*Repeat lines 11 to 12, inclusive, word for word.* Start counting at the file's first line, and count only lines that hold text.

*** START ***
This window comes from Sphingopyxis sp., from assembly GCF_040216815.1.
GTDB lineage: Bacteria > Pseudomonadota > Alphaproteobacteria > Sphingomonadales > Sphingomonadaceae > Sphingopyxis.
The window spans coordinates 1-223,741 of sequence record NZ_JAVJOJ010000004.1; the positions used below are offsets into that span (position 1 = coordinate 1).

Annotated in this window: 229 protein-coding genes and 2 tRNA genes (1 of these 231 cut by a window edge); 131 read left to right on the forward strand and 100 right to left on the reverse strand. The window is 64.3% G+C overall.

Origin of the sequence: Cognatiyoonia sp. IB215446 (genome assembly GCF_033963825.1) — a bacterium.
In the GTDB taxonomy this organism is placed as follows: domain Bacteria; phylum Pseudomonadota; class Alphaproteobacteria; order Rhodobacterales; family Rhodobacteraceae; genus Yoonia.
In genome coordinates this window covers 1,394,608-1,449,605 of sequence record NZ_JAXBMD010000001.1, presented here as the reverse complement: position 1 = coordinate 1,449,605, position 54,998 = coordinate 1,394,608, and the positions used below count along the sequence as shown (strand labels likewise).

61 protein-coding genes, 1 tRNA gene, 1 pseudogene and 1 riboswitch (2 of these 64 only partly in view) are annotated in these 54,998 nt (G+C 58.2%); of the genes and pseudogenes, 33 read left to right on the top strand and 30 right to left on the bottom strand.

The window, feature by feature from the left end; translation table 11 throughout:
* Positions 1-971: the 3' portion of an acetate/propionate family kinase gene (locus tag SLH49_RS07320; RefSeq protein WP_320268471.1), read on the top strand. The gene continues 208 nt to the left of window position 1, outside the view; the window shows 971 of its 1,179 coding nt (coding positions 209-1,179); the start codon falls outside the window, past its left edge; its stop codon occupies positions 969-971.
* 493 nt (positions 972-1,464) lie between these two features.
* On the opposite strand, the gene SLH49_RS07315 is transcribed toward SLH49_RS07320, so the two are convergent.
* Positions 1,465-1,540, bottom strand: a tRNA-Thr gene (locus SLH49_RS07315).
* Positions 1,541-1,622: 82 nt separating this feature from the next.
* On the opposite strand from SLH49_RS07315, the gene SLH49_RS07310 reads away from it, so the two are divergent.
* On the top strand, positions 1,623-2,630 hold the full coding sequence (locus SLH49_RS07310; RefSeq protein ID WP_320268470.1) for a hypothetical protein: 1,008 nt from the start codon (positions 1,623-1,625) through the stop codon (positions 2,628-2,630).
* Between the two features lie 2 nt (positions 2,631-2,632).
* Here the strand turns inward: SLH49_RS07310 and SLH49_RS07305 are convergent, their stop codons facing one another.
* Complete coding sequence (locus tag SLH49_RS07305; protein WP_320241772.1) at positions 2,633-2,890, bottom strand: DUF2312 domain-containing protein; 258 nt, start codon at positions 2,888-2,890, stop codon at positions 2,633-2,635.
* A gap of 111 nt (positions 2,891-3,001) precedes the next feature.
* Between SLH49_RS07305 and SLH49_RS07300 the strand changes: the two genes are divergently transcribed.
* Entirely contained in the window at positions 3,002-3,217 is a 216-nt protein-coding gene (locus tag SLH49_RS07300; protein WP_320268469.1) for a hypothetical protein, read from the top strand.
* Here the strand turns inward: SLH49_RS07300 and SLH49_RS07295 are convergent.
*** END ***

* 493 nt (positions 972-1,464) lie between these two features.
* On the opposite strand, the gene SLH49_RS07315 is transcribed toward SLH49_RS07320, so the two are convergent.